January 4, 2013 report
Geologists theorize early Earth was kept warm by hydrogen-nitrogen collisions
(Phys.org)—Geologists Robin Wordsworth and Raymond Pierrehumbert of the University of Chicago, suggest in a paper published in the journal Science that early Earth was kept warm enough for life to develop by collisions between hydrogen and nitrogen molecules in the atmosphere. In a perspective piece in the same journal, fellow geologist James Kasting of Pennsylvania State University comments on the work Wordsworth and Pierrehumbert have been doing and suggests their theories seem plausible.
During the first two billion years of Earth's existence, something helped keep the planet warm enough for life to develop, but it wasn't heat from the sun. Scientists have put forth many theories to explain why the planet wasn't covered with ice despite receiving just 70 percent of the solar radiation it gets today. Most have centered on the idea that methane from hydrogen eating organisms likely served as a greenhouse gas, helping trap the small amount of heat that did come from the sun.
In this new research, Wordsworth and Pierrehumbert suggest an entirely different source – collisions between hydrogen and nitrogen molecules that resulted in the creation of "dimer" molecules that would wobble in response to being struck by infrared light from the sun. That wobbling, they say, would have allowed for heat capture providing the planet with a warm blanket.
For this theory to stand up, there would have had to have been more hydrogen gas in the atmosphere than there is today and the researchers point to new work by others that suggests that this might in fact have been the case – some calculations show that during Earth's formative years, its atmosphere might have been made up of 30 percent hydrogen. Wordsworth and Pierrehumbert suggest that if it was even as much as 10 percent, that would have been enough to cause the planet to heat by as much as 18 to 27 degrees Fahrenheit.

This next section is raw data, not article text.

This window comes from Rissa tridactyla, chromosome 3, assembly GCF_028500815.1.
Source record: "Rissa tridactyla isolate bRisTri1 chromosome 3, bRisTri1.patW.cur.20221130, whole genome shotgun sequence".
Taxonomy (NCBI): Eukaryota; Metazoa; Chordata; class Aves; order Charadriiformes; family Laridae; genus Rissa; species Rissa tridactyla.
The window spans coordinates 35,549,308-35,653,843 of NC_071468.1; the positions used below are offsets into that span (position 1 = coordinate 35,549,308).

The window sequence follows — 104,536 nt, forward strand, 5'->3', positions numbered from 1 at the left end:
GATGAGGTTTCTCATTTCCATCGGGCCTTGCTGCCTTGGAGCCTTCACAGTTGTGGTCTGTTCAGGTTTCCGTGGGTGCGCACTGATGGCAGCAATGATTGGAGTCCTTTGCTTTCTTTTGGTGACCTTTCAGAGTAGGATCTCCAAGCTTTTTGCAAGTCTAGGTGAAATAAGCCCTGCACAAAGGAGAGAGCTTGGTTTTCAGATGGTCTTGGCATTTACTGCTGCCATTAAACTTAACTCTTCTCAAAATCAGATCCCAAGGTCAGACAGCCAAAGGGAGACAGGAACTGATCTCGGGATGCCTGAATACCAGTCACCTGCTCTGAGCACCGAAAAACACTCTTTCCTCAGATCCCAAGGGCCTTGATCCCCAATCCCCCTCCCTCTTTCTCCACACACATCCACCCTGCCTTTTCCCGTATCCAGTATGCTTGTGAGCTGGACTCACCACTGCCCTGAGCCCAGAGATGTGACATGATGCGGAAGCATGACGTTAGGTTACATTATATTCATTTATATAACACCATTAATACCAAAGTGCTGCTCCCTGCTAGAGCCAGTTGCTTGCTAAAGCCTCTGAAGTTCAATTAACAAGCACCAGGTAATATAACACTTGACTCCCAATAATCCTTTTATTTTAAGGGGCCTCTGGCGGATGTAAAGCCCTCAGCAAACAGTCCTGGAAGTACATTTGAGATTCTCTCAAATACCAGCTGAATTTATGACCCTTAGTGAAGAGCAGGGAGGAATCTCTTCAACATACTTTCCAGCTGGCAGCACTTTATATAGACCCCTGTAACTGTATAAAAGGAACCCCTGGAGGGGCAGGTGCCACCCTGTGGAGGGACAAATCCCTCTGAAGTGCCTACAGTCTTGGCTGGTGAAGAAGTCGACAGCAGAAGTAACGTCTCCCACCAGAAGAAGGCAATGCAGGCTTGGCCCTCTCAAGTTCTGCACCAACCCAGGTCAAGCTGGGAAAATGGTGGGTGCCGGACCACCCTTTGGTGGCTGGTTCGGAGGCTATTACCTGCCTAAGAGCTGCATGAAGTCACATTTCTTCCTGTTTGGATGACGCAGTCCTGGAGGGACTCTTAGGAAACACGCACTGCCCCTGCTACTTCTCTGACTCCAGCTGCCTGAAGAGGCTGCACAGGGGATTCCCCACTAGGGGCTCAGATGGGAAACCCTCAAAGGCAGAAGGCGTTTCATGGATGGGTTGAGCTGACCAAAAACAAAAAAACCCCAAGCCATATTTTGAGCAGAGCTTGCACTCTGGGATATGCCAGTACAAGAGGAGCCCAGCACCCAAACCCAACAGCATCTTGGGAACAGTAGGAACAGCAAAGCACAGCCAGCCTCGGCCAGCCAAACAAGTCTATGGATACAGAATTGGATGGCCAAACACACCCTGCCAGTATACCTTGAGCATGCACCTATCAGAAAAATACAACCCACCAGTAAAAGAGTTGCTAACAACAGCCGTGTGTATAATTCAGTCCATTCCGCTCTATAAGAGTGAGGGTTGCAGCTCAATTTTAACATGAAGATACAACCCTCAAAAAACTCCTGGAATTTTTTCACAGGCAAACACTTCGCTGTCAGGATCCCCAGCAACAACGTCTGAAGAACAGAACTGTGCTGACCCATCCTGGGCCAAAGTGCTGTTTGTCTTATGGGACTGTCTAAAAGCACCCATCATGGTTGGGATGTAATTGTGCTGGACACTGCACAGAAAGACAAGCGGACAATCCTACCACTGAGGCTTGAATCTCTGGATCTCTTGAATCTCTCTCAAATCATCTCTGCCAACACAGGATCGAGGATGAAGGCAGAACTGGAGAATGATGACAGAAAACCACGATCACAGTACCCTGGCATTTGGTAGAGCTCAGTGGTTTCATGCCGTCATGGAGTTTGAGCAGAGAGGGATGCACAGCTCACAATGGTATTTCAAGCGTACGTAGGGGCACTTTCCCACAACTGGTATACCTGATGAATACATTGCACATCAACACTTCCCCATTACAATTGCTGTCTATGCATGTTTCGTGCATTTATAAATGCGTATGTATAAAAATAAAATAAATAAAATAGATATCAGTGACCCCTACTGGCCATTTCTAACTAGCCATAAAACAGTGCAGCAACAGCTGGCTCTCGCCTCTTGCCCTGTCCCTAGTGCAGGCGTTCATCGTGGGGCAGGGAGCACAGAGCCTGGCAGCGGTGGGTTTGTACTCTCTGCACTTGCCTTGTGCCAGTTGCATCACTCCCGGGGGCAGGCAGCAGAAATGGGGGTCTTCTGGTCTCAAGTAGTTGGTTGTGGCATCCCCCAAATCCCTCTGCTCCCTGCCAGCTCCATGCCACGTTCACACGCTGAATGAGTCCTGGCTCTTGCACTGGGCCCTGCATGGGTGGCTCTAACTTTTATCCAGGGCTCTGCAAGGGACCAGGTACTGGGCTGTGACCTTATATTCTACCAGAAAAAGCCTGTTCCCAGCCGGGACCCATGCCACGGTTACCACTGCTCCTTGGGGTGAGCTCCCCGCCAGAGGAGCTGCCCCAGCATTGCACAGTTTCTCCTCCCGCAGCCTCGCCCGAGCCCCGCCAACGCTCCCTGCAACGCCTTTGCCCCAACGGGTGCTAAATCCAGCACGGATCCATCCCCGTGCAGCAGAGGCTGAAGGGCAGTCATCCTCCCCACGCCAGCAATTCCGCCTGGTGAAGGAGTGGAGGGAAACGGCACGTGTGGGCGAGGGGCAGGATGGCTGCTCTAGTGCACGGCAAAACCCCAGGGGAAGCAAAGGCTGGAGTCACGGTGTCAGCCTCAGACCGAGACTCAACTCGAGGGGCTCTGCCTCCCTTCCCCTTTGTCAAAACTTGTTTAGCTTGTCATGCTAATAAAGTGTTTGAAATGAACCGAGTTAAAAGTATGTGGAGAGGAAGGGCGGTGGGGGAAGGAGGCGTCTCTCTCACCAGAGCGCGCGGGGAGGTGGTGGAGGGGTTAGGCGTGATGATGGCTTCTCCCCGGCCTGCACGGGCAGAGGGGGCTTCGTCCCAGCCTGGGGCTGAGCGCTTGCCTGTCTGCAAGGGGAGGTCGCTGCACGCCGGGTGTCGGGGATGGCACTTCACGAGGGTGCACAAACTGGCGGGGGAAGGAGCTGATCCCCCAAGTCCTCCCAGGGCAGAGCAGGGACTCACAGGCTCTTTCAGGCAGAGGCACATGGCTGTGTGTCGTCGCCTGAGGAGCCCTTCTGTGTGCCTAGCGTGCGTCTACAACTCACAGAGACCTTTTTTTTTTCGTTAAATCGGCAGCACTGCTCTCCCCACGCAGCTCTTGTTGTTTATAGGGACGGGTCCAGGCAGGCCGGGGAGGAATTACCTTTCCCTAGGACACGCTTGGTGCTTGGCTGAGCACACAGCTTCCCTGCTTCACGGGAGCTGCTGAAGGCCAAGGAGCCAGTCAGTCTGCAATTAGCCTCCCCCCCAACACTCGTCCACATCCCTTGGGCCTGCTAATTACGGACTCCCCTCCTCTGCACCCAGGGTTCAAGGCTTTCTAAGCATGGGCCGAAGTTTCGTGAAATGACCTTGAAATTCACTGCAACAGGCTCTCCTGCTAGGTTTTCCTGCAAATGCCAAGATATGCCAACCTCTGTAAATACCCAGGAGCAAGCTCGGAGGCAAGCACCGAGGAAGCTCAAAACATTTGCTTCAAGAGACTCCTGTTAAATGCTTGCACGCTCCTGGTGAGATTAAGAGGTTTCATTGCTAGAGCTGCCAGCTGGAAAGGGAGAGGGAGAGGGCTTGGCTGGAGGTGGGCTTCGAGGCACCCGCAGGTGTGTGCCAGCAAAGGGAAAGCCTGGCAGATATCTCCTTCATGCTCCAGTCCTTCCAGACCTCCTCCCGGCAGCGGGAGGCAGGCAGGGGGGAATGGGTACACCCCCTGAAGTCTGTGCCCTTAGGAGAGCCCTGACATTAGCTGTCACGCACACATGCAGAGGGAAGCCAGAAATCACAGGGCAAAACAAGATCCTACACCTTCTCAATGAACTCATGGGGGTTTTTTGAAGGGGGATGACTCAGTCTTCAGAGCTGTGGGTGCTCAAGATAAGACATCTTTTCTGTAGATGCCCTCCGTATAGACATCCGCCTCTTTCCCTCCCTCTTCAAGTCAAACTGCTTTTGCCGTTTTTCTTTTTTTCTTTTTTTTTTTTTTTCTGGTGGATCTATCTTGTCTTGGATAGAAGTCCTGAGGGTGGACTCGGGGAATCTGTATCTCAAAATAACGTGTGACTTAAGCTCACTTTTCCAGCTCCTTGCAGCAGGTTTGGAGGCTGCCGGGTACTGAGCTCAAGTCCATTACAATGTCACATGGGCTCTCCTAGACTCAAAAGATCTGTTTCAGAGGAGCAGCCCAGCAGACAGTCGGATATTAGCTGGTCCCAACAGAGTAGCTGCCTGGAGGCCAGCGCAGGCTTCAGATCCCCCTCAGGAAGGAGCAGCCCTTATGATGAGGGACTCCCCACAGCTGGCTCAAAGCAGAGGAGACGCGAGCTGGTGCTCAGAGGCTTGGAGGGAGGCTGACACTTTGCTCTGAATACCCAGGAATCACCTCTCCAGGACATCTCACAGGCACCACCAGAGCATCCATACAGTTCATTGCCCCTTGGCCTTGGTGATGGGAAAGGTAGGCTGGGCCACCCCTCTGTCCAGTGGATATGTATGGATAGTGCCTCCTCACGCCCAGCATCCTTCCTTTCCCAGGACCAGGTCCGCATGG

Because of their findings and theories, the researchers suggest that other planets may be experiencing similar warming effects and thus scientists searching for life outside of our solar system might consider revising the criteria they use for determining if a planet or other body is worthy of further research, particularly those known as super-Earth's – those considered to be of the right size, but more distant from their star than our planet is from the sun. If they have a lot of hydrogen, they might be worth a closer look.
Understanding how Earth has sustained surface liquid water throughout its history remains a key challenge, given that the Sun's luminosity was much lower in the past. Here we show that with an atmospheric composition consistent with the most recent constraints, the early Earth would have been significantly warmed by H2-N2 collision–induced absorption. With two to three times the present-day atmospheric mass of N2 and a H2 mixing ratio of 0.1, H2-N2 warming would be sufficient to raise global mean surface temperatures above 0°C under 75% of present-day solar flux, with CO2 levels only 2 to 25 times the present-day values. Depending on their time of emergence and diversification, early methanogens may have caused global cooling via the conversion of H2 and CO2 to CH4, with potentially observable consequences in the geological record.
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